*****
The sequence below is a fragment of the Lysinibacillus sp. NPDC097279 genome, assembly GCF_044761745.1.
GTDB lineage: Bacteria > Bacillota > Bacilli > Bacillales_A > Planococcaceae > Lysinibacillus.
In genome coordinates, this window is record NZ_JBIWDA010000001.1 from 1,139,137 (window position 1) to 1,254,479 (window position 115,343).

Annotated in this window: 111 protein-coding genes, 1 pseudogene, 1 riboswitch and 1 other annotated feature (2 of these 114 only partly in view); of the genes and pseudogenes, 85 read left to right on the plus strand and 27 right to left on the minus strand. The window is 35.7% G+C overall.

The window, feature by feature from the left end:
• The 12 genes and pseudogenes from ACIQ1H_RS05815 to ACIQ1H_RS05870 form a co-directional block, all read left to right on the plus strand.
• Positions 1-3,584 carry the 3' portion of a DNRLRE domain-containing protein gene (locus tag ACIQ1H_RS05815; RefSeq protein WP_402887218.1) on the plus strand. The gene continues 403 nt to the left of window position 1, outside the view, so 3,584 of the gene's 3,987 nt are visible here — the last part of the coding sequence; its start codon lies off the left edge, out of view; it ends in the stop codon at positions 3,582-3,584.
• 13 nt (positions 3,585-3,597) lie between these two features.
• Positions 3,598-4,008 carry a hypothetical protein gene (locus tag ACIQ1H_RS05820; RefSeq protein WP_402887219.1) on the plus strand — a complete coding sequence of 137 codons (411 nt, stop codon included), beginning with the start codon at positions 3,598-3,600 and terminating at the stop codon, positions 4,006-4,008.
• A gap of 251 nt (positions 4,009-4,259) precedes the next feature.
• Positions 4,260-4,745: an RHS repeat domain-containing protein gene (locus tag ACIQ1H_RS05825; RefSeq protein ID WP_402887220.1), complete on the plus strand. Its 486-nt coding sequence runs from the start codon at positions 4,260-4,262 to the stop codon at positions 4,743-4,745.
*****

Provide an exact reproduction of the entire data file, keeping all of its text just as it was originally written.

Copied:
The sequence below is a fragment of the Lysinibacillus sp. NPDC097279 genome, assembly GCF_044761745.1.
GTDB lineage: Bacteria > Bacillota > Bacilli > Bacillales_A > Planococcaceae > Lysinibacillus.
In genome coordinates, this window is record NZ_JBIWDA010000001.1 from 1,139,137 (window position 1) to 1,254,479 (window position 115,343).

Annotated in this window: 111 protein-coding genes, 1 pseudogene, 1 riboswitch and 1 other annotated feature (2 of these 114 only partly in view); of the genes and pseudogenes, 85 read left to right on the plus strand and 27 right to left on the minus strand. The window is 35.7% G+C overall.

The window, feature by feature from the left end:
• The 12 genes and pseudogenes from ACIQ1H_RS05815 to ACIQ1H_RS05870 form a co-directional block, all read left to right on the plus strand.
• Positions 1-3,584 carry the 3' portion of a DNRLRE domain-containing protein gene (locus tag ACIQ1H_RS05815; RefSeq protein WP_402887218.1) on the plus strand. The gene continues 403 nt to the left of window position 1, outside the view, so 3,584 of the gene's 3,987 nt are visible here — the last part of the coding sequence; its start codon lies off the left edge, out of view; it ends in the stop codon at positions 3,582-3,584.
• 13 nt (positions 3,585-3,597) lie between these two features.
• Positions 3,598-4,008 carry a hypothetical protein gene (locus tag ACIQ1H_RS05820; RefSeq protein WP_402887219.1) on the plus strand — a complete coding sequence of 137 codons (411 nt, stop codon included), beginning with the start codon at positions 3,598-3,600 and terminating at the stop codon, positions 4,006-4,008.
• A gap of 251 nt (positions 4,009-4,259) precedes the next feature.
• Positions 4,260-4,745: an RHS repeat domain-containing protein gene (locus tag ACIQ1H_RS05825; RefSeq protein ID WP_402887220.1), complete on the plus strand. Its 486-nt coding sequence runs from the start codon at positions 4,260-4,262 to the stop codon at positions 4,743-4,745.